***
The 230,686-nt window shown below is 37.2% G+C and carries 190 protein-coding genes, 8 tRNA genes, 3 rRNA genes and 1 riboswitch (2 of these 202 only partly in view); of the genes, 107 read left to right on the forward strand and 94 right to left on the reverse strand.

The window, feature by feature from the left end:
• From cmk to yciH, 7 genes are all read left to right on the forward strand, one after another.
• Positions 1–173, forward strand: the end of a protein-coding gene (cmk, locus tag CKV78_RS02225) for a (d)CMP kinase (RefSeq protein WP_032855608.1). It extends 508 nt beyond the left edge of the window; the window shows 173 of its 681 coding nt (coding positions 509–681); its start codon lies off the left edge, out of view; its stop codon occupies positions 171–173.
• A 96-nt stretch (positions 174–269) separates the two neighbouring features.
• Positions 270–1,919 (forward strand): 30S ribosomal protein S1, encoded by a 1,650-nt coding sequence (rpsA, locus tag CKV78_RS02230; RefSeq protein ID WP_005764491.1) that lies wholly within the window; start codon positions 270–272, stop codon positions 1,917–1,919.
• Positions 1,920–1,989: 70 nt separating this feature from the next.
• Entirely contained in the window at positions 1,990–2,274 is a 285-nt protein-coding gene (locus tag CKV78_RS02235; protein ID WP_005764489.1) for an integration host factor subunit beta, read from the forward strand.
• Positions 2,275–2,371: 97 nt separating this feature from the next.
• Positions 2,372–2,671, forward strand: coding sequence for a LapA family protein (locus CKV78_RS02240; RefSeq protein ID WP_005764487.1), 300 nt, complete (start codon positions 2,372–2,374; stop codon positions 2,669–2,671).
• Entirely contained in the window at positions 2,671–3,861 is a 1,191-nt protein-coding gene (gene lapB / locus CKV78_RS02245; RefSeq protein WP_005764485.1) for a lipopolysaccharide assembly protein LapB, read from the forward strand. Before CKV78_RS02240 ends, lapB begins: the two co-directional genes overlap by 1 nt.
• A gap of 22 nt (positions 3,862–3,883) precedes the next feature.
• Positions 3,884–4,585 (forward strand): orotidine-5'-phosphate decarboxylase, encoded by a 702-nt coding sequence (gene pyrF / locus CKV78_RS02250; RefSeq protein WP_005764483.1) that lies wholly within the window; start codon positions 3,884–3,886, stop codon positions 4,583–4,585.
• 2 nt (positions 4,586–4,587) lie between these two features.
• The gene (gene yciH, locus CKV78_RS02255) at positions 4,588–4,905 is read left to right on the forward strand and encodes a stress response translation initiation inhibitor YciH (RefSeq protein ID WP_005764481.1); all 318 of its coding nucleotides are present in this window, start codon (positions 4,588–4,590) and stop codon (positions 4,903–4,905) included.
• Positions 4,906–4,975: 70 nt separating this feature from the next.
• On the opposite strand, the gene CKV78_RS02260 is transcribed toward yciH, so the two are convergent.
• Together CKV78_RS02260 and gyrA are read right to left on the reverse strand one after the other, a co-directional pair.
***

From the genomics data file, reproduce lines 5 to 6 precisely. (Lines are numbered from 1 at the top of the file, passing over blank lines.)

• A 96-nt stretch (positions 174–269) separates the two neighbouring features.
• Positions 270–1,919 (forward strand): 30S ribosomal protein S1, encoded by a 1,650-nt coding sequence (rpsA, locus tag CKV78_RS02230; RefSeq protein ID WP_005764491.1) that lies wholly within the window; start codon positions 270–272, stop codon positions 1,917–1,919.